COLUMNIST: Little known facts of our Great Depression
By Jerry Moriarty
Many previous unknown or little known facts are resurfacing about the Great U.S. Depression because of our modern day economic troubles. So let's look back.
As a kid in La Crosse, WI in the early 1930's of the Great Depression, I often sat on our limestone curb along the arterial highway which at that time ran from the "wagon" bridge over the Mississippi to points east in Wisconsin.
I and an occasional casual buddy sat there for hours to watch scores of unemployed men parade glumly along the street, some discarding their shirts to expose their lean, emaciated torsos because of their sparse diets.
Even though our family suffered through the depression as our neighbors did, my kindly mother did what she could; I am sure that these hoboes, as they were called, had marked our curbstone indicating our house was an easy touch for food.
We had a tiny back porch and daily men shuffled along our back sidewalk to enjoy a meal, often an egg and toast.
As an altar boy, I and another buddy on Sundays were given change by the priest to buy a newspaper. The store was located next to Riverside Park and we would stroll over there to see scores of transients sleeping in long rows along the river.
La Crosse is at the confluence of three rivers, the mighty Mississippi, the Black, and La Crosse. Each had a hobo jungle, where the men (we never saw women) fried sandwiches, drank coffee (or alcoholic substitutes) and tried to sleep.
It was an indelible sight that remains to this date, getting closer to 90 years later.
Despite the intense poverty, a government spokesman proudly kept announcing nationally over radio and in newspapers that these impoverished men did not join the communist party.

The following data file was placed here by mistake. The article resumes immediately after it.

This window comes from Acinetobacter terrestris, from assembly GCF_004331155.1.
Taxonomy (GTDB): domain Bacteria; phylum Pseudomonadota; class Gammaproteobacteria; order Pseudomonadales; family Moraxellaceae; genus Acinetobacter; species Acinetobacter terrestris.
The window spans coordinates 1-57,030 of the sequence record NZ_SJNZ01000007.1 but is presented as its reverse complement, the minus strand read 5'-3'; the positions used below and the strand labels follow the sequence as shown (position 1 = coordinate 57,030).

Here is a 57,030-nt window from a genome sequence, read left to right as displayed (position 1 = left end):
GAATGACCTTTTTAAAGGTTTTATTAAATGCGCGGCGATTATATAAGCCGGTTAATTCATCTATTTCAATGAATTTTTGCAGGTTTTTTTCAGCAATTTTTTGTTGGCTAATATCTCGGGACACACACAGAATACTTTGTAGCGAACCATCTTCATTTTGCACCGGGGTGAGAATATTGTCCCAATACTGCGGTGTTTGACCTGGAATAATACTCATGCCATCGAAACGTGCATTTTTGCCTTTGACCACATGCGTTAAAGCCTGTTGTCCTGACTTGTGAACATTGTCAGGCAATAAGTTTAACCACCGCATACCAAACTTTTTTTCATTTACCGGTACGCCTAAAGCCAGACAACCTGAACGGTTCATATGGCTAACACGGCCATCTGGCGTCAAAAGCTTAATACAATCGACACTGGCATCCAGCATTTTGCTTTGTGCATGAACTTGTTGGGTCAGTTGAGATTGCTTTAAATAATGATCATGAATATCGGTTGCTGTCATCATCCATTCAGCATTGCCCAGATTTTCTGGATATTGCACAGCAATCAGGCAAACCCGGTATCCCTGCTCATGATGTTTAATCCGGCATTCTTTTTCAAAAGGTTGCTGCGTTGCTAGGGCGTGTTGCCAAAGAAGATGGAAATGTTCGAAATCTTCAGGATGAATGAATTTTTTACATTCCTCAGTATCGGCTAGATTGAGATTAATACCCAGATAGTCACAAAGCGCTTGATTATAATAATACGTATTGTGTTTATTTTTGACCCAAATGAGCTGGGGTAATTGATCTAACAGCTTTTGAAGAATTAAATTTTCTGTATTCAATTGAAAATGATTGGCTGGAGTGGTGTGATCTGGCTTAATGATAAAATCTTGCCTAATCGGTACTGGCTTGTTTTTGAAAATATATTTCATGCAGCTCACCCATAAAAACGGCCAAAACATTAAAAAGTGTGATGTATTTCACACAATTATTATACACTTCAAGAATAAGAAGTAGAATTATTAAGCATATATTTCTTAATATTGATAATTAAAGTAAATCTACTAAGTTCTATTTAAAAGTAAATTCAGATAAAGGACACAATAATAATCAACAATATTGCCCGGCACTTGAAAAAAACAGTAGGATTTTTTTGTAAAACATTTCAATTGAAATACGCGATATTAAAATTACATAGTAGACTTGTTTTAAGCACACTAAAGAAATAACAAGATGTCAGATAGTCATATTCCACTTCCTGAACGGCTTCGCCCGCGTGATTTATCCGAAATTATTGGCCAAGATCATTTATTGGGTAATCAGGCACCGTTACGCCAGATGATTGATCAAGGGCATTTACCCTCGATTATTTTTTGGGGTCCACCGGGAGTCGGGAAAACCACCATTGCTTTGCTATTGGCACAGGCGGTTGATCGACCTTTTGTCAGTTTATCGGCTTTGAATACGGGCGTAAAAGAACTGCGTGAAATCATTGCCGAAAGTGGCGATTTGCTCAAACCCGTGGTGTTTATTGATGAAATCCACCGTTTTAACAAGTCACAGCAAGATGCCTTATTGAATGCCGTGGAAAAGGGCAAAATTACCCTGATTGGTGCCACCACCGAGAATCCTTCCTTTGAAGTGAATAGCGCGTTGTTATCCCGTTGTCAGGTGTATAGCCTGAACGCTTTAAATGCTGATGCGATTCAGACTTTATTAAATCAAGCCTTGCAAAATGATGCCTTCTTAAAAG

How wrong he was as I point out these and other brutal facts, most of which are little known even today by the American public.
Most of these sad unpleasantries were hidden in my forgiving mind until I courted a girl in northern Minnesota and met a few natives of Finland who confirmed a little of communist activity there years ago.
Finland, the nation, was attacked by Russia, but my Finnish patriots in Minnesota downplayed the significance by emphasizing that the blacks had won and the reds had lost and that was all that now was important, even though this was one of the few losses by the communists at that time.
All this information was buried mentally until I was told that a communist flag had been flown on a building not far from New York Mills. And I learned there also was a Finnish grave marker in the area with the communist slogan etched on the tombstone. I learned this to be true when Louis Hoglund, publisher of the East Otter Tail Focus in Perham, located a clipping of the gravestone in an old area newspaper for me.
My wife and I settled on Little Pine Lake near Perham within a score of miles from this activity. Finns had come to the United States before and after the battles in Finland with the reds in Russia. Many settled in northern Minnesota because of farming and mining.
Here are some little known and surprising points to be considered: